Many clients are unclear about the definition of watermarks and trademarks, and how both “marks” can affect their business. So we’ve provided a simple explanation of these protective measures.

Q: My first proof looks great, except there’s a large watermark across the photo. Will that print?

watermarks and trademarks: a thief is stealing the Mona Lisa, which is highly protectedA: Only if you steal the photo. Digital watermarks are anti-theft devices, like those hard plastic thingies that the store clerk “forgets” to remove so she can enjoy your embarrassment when the alarm goes off as you exit the store. Watermarks are embedded in stock images so you can “try before you buy” but can’t “display before you pay.” All stock photo companies put watermarks on their pictures to keep people from using them without paying.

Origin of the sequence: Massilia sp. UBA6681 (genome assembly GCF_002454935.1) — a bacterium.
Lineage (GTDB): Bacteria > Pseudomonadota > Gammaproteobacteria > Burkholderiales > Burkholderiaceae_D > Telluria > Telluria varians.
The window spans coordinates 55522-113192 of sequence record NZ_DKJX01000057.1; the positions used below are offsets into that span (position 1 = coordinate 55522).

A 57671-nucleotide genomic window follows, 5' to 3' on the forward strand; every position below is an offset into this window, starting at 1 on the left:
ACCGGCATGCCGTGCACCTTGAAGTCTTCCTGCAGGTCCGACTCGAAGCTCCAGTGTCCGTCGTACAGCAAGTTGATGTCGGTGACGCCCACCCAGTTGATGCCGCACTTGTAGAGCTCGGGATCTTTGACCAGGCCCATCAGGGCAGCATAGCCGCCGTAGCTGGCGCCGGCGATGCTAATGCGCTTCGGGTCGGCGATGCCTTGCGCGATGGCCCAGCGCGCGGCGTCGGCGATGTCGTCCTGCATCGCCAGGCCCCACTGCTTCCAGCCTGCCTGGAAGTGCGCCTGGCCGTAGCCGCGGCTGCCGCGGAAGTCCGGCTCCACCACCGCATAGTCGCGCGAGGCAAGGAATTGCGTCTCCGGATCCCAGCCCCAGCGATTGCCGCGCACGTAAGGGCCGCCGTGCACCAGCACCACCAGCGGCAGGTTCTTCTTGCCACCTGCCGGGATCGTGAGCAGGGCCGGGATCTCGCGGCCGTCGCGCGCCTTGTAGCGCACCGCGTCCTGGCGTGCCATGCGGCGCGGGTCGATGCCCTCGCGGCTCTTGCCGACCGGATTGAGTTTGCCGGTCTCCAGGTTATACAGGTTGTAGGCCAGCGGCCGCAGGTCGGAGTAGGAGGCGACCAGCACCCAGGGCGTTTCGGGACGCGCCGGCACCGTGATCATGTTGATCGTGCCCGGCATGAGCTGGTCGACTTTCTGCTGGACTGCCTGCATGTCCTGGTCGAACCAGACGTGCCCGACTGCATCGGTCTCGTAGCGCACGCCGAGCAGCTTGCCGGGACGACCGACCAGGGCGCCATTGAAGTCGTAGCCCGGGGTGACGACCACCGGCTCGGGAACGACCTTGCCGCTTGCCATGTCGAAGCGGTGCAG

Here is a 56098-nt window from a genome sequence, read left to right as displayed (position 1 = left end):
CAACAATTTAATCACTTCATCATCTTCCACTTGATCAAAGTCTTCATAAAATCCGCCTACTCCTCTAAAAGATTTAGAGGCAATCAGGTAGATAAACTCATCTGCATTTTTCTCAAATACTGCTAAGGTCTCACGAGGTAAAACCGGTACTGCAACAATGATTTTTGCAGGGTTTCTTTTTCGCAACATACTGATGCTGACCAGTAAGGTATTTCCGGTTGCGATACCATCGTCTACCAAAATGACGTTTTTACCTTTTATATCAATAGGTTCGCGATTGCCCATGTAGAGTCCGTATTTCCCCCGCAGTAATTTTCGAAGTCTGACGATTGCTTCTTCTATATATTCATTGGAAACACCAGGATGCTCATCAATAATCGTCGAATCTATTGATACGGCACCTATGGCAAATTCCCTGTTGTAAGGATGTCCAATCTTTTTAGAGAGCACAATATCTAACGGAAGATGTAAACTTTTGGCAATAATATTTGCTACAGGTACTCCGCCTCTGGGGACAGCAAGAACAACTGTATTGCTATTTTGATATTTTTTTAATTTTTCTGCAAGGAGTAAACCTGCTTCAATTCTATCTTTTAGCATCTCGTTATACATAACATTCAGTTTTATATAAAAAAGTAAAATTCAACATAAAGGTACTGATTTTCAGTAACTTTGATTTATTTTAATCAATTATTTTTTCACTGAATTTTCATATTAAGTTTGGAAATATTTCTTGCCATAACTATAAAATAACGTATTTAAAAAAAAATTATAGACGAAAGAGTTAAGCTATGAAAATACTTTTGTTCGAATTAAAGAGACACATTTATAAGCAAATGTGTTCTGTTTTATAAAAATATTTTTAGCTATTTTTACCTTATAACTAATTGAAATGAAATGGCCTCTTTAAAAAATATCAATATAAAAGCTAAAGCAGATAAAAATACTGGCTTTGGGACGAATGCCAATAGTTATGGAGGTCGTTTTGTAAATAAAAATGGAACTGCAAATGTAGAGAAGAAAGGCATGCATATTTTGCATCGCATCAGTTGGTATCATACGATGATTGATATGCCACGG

Designers typically won’t purchase a photo until the client approves it. Once you give the go-ahead, the designer makes the purchase and downloads the photo, watermark-free. Your final proof should not have a watermark. That proof should look exactly as you envision the finished project. If you see a watermark on a printed piece, it means the designer either stole the picture or forgot to substitute the paid version. Either way, it’s a big boo-boo.

Q: What is the difference between a registered trademark (®) and a trademark (™)?

A: The ® symbol means that the product name, image, design or company name beside it has been registered with the U.S. Patent and Trademark Office and is owned by someone. The owner has some rights over use of the registered thing. And the official ® gives the owner some advantages if there’s a question of trademark infringement.

A ™ is different. Anyone who creates a product, image, design or name may claim it with a ™. No registration is required. Go forth and trademark!

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